Markkula Center of Applied Ethics

Russian Hostage Rescue Shows the Danger of "non-lethal" Weapons

By Dr. Margaret McLean and S.L. Bachman

"Non-lethal" weapons appear to offer a battlefield ideal: defense without slaughter. Casualties could be held to a minimum. For chemical weapons, though, a thin line separates non-lethal from lethal use.

The Moscow hostage incident -- in which a supposedly non-lethal gas was used to put Chechen hostage-takers to sleep, and allow special military forces to free hundreds of hostages -- offers a case in point. More than 100 of the nearly 750 hostages died from gas exposure, and more than 100 were hospitalized.

The Moscow incident raised warning flags for Americans living in a post-9/11 world, where the United States may use new "non-lethal" weapons not only in peacekeeping but also in homeland defense.

A week after the Russian fiasco, the National Research Council, the principal operating agency of the National Academy of Sciences and the National Academy of Engineering, released a report recommending the use of non-lethal weapons. The report calls for research on "thresholds for permanent damage or injury" for weapons ranging from loud noises to microwave systems to "calmatives" such as the gas used in Moscow.

The research council report says little, however, about the roles civilians may be called upon to play to ensure that non-lethal weapons live up to the ideal. Emergency doctors and others who are now training for chemical and biological attacks must also be prepared to counteract new bio- and chemical agents that U.S. forces might use to fight back.

As every doctor knows, and the Russians saw, a narrow threshold lies between disabling-but-safe and disabling-and-deadly exposure to toxins. The Russian government has admitted that its special forces used an opiate called fentanyl. Questions remain as to whether fentanyl was used alone, in combination with another chemical, or another chemical was the toxic agent. In any case, Russian authorities told some emergency personnel to have on hand an antidote, naloxene, to treat hostages who were exposed to the gas.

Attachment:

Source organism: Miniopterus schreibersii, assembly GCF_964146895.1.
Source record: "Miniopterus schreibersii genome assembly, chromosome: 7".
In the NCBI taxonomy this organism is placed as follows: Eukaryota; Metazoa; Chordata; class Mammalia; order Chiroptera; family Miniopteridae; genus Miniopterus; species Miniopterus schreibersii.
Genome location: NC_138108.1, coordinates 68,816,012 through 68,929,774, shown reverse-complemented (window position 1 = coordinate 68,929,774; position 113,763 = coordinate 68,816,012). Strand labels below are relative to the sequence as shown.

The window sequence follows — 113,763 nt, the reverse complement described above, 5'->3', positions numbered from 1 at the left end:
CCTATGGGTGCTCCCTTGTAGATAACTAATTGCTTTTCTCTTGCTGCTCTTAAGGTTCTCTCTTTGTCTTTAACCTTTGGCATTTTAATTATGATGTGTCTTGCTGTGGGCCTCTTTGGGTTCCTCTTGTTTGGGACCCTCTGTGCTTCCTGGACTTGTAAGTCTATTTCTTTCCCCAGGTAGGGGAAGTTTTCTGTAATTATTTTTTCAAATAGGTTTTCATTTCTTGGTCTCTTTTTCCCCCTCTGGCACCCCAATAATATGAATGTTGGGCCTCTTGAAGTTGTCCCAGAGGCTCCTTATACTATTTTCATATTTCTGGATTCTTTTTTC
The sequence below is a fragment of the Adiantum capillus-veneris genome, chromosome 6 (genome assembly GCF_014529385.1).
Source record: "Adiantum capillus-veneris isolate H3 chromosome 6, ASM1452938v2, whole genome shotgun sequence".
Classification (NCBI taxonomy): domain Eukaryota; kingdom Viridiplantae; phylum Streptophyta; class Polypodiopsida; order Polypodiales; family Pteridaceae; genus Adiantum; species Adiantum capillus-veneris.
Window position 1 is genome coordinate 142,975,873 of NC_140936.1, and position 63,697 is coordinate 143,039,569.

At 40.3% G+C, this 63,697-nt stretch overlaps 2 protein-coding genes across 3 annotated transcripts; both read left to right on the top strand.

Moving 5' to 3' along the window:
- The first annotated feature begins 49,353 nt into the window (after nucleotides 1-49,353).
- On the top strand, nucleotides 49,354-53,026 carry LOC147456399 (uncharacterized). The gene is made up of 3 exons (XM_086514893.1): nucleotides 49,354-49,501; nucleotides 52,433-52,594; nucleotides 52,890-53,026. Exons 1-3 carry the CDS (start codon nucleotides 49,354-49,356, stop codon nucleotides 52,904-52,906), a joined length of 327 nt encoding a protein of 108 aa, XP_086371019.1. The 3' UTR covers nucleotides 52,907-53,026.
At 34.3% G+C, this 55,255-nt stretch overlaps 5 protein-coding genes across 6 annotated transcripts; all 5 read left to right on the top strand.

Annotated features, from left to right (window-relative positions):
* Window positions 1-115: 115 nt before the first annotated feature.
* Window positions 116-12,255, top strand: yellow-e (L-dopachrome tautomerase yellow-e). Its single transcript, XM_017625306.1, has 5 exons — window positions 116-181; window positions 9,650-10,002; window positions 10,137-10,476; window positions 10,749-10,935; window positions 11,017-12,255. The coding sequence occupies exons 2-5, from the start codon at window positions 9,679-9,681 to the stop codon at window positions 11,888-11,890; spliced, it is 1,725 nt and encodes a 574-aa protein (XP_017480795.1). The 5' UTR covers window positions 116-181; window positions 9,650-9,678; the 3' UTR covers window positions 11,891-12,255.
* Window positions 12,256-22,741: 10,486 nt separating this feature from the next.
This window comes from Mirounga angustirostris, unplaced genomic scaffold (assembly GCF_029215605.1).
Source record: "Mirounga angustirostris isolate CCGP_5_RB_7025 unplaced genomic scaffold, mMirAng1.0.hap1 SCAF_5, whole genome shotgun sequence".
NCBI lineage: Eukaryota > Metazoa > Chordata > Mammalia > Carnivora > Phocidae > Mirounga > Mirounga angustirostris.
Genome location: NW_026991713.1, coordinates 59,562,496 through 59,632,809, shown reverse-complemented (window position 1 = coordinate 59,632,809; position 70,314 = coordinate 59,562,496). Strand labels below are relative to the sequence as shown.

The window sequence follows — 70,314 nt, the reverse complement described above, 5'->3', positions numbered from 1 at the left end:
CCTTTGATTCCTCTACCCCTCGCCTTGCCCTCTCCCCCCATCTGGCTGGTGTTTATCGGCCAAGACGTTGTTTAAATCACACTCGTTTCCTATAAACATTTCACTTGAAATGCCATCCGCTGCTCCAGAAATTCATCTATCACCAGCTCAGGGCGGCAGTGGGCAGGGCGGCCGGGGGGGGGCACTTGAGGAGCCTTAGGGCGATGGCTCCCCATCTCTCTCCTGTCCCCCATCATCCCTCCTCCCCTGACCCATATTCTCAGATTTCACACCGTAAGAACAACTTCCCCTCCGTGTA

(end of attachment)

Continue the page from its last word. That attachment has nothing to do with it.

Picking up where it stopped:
The Russian government failed, however, to promptly tell all emergency workers which gas was used in the raid, and provide enough doses of naloxene, or offer instructions in how much should be used.

Naloxene works only when administered quickly and in appropriate doses. In the gas-suffused theater, filled with overstressed, hungry hostages not in the best of health, dozens of people apparently overdosed on the gas. By the time the Russian authorities said fentanyl was the toxic agent, days had passed -- and the window of opportunity for saving many hostages had long since closed.

A similar fiasco could too easily happen during a hostage situation on American soil if "non-lethal" weapons are deployed, but emergency personnel aren't informed enough to ensure that the weapons don't kill. A weapon may not kill when used to defuse a disaster peaceably, but it could kill later if management of the aftermath is careless.

This article originally appearred in the San Jose Mercury News on Mon, Nov. 18, 2002.

Dr. Margaret McLean is director of biotechnology and health care ethics and S.L. Bachman is a visiting scholar at the Markkula Center for Applied Ethics at Santa Clara University.

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